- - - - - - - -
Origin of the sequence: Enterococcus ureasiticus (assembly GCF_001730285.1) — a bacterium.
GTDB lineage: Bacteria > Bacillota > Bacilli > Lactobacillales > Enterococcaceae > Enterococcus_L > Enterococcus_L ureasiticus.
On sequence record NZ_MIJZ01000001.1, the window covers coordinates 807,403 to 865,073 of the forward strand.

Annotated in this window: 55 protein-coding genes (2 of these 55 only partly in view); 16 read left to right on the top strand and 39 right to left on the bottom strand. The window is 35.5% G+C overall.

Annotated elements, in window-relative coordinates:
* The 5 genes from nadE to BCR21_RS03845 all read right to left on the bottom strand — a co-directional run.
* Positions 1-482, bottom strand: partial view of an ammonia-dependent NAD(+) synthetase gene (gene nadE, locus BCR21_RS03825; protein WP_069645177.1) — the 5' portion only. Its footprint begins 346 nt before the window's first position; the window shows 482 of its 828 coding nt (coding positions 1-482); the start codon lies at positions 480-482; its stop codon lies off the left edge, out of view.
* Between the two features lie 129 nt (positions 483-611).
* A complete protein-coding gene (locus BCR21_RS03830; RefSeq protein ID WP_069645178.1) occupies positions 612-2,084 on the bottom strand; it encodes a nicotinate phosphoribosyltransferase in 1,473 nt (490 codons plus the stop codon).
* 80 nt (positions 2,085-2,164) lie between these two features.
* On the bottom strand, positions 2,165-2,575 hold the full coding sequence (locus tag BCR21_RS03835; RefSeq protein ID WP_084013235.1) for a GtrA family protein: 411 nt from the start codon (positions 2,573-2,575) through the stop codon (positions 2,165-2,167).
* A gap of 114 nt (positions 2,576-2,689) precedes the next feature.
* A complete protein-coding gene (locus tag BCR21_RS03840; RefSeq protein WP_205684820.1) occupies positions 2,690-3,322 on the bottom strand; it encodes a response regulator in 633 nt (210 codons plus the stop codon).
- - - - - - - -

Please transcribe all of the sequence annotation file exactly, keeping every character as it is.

Origin of the sequence: Enterococcus ureasiticus (assembly GCF_001730285.1) — a bacterium.
GTDB lineage: Bacteria > Bacillota > Bacilli > Lactobacillales > Enterococcaceae > Enterococcus_L > Enterococcus_L ureasiticus.
On sequence record NZ_MIJZ01000001.1, the window covers coordinates 807,403 to 865,073 of the forward strand.

Annotated in this window: 55 protein-coding genes (2 of these 55 only partly in view); 16 read left to right on the top strand and 39 right to left on the bottom strand. The window is 35.5% G+C overall.

Annotated elements, in window-relative coordinates:
* The 5 genes from nadE to BCR21_RS03845 all read right to left on the bottom strand — a co-directional run.
* Positions 1-482, bottom strand: partial view of an ammonia-dependent NAD(+) synthetase gene (gene nadE, locus BCR21_RS03825; protein WP_069645177.1) — the 5' portion only. Its footprint begins 346 nt before the window's first position; the window shows 482 of its 828 coding nt (coding positions 1-482); the start codon lies at positions 480-482; its stop codon lies off the left edge, out of view.
* Between the two features lie 129 nt (positions 483-611).
* A complete protein-coding gene (locus BCR21_RS03830; RefSeq protein ID WP_069645178.1) occupies positions 612-2,084 on the bottom strand; it encodes a nicotinate phosphoribosyltransferase in 1,473 nt (490 codons plus the stop codon).
* 80 nt (positions 2,085-2,164) lie between these two features.
* On the bottom strand, positions 2,165-2,575 hold the full coding sequence (locus tag BCR21_RS03835; RefSeq protein ID WP_084013235.1) for a GtrA family protein: 411 nt from the start codon (positions 2,573-2,575) through the stop codon (positions 2,165-2,167).
* A gap of 114 nt (positions 2,576-2,689) precedes the next feature.
* A complete protein-coding gene (locus tag BCR21_RS03840; RefSeq protein WP_205684820.1) occupies positions 2,690-3,322 on the bottom strand; it encodes a response regulator in 633 nt (210 codons plus the stop codon).